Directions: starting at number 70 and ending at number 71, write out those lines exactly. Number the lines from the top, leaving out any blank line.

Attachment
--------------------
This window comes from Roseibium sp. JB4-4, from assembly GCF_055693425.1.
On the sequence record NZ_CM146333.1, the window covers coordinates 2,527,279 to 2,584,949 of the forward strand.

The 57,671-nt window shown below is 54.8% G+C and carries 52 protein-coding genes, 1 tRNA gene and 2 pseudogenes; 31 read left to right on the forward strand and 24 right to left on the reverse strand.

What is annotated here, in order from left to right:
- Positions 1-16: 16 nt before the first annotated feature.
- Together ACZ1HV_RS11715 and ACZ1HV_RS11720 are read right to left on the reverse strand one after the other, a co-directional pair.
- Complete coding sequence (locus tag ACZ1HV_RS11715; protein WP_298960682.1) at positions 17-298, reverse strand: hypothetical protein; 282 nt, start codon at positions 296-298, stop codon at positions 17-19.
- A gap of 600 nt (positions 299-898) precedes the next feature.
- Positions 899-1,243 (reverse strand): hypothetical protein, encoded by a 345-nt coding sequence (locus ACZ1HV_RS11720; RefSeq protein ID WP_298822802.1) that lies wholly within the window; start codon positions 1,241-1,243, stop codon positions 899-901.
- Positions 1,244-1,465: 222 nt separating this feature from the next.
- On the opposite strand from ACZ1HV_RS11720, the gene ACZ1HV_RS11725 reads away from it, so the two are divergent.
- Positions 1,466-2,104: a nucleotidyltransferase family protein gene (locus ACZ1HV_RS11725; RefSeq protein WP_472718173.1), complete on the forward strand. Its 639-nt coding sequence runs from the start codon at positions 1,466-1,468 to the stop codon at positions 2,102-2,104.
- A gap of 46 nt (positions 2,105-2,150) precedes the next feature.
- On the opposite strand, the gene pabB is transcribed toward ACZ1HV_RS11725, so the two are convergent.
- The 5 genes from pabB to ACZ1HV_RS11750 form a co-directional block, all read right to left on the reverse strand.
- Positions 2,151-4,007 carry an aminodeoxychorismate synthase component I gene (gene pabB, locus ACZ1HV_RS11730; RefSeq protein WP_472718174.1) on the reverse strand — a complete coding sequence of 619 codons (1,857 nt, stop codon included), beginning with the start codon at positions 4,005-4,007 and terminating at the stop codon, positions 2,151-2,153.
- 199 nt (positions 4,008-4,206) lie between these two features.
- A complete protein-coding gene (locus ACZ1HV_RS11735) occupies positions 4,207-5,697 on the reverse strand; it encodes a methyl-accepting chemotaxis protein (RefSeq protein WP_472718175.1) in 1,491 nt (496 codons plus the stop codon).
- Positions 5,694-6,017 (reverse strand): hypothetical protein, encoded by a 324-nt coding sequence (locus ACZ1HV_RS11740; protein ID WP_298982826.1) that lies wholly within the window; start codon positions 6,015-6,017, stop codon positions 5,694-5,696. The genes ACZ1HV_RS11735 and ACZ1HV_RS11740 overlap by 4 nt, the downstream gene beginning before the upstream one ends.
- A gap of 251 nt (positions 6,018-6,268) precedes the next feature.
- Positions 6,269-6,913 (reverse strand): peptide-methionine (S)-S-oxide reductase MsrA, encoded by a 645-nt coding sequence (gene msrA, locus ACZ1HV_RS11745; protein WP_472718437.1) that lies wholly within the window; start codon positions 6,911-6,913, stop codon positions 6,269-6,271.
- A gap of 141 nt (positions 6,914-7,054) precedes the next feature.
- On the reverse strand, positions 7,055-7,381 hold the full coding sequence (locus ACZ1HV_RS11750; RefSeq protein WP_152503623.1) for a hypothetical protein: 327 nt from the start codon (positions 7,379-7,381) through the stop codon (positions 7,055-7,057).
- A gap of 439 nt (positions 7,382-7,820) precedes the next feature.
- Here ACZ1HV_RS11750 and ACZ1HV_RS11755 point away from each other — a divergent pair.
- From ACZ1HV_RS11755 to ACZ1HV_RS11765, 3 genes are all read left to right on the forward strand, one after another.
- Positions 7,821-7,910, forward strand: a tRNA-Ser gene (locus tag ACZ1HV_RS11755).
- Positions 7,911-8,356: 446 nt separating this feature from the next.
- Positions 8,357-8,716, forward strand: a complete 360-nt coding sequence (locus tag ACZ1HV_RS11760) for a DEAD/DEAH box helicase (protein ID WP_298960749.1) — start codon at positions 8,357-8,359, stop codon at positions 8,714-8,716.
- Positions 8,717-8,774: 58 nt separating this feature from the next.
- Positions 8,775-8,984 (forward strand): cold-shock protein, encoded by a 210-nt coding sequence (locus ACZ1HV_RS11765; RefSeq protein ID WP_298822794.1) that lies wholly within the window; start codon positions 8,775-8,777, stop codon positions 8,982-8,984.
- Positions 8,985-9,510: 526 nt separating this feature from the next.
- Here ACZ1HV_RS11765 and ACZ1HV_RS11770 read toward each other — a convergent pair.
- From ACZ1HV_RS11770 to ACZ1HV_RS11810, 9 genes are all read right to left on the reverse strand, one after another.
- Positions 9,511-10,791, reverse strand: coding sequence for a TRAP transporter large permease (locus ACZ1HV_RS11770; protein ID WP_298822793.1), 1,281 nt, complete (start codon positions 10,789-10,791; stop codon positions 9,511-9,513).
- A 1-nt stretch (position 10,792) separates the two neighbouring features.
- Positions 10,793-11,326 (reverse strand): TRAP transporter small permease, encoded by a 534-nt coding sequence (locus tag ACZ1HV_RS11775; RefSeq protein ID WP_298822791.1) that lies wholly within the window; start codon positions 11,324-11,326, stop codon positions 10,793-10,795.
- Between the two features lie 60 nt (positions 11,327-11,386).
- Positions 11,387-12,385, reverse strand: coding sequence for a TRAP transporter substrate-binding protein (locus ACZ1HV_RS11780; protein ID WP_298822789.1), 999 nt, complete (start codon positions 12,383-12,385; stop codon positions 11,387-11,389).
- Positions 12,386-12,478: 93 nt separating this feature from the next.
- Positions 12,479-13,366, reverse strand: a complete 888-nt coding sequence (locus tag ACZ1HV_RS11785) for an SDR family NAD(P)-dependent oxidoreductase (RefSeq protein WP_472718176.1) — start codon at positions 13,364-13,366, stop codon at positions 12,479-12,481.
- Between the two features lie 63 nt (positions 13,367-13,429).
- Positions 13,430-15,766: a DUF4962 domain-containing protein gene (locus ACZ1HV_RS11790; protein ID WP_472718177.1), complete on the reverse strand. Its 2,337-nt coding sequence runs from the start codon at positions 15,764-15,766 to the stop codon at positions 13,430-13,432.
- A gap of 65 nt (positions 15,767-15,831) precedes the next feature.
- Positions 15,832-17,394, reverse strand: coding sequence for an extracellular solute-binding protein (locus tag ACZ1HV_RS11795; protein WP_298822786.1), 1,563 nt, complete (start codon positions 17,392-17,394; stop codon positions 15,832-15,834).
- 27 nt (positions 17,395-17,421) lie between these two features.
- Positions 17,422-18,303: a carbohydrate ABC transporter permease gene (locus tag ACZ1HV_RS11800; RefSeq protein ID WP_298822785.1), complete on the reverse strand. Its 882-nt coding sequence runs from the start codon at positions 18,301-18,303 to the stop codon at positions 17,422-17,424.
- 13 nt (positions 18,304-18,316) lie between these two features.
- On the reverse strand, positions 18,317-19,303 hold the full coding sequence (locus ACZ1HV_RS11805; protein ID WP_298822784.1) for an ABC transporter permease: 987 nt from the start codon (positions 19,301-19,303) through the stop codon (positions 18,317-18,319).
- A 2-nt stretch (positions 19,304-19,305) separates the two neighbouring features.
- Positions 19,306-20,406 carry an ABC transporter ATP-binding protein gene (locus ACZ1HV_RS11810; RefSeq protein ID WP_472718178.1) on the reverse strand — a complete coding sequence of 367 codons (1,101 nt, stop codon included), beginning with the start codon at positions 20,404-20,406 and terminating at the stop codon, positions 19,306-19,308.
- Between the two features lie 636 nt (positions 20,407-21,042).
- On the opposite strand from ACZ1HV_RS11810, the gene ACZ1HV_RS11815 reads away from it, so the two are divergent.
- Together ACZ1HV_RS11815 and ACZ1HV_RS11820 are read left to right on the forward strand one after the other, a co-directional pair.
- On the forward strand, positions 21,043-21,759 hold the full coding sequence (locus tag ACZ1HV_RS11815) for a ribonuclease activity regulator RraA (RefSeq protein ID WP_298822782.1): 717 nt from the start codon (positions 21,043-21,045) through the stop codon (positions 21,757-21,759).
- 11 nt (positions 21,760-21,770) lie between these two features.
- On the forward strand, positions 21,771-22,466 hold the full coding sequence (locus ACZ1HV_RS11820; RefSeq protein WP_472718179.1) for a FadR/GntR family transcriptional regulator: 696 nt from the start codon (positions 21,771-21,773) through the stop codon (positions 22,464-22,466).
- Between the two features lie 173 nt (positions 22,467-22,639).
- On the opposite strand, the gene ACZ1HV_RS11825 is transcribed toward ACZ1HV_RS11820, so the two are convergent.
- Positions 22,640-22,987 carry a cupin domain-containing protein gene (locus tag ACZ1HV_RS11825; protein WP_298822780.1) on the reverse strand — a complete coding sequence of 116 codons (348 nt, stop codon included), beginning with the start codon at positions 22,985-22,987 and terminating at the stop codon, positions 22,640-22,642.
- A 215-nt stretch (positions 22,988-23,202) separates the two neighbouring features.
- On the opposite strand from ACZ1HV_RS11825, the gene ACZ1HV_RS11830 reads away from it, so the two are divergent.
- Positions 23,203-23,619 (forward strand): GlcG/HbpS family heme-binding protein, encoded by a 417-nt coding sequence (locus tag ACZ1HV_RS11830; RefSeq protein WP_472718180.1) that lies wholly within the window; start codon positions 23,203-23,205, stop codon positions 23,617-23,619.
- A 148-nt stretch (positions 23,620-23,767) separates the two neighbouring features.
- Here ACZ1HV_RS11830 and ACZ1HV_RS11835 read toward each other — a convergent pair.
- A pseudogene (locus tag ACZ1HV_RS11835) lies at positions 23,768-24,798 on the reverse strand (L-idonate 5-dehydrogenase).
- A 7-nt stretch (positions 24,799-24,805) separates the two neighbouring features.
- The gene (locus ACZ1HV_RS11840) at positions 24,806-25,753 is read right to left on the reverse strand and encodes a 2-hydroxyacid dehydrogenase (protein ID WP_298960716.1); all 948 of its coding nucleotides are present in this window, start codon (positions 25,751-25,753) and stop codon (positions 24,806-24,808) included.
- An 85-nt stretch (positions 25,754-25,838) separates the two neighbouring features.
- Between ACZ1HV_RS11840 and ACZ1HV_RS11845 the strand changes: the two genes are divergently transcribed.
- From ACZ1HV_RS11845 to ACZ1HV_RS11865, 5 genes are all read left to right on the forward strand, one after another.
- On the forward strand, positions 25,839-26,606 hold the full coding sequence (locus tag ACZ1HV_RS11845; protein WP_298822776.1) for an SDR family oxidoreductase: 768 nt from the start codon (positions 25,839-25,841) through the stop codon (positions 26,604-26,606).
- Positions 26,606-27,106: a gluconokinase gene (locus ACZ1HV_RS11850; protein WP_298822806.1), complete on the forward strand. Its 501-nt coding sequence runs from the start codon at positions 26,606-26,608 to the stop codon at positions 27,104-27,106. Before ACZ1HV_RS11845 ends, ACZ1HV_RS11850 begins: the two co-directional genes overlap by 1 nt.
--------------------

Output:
- Between ACZ1HV_RS11840 and ACZ1HV_RS11845 the strand changes: the two genes are divergently transcribed.
- From ACZ1HV_RS11845 to ACZ1HV_RS11865, 5 genes are all read left to right on the forward strand, one after another.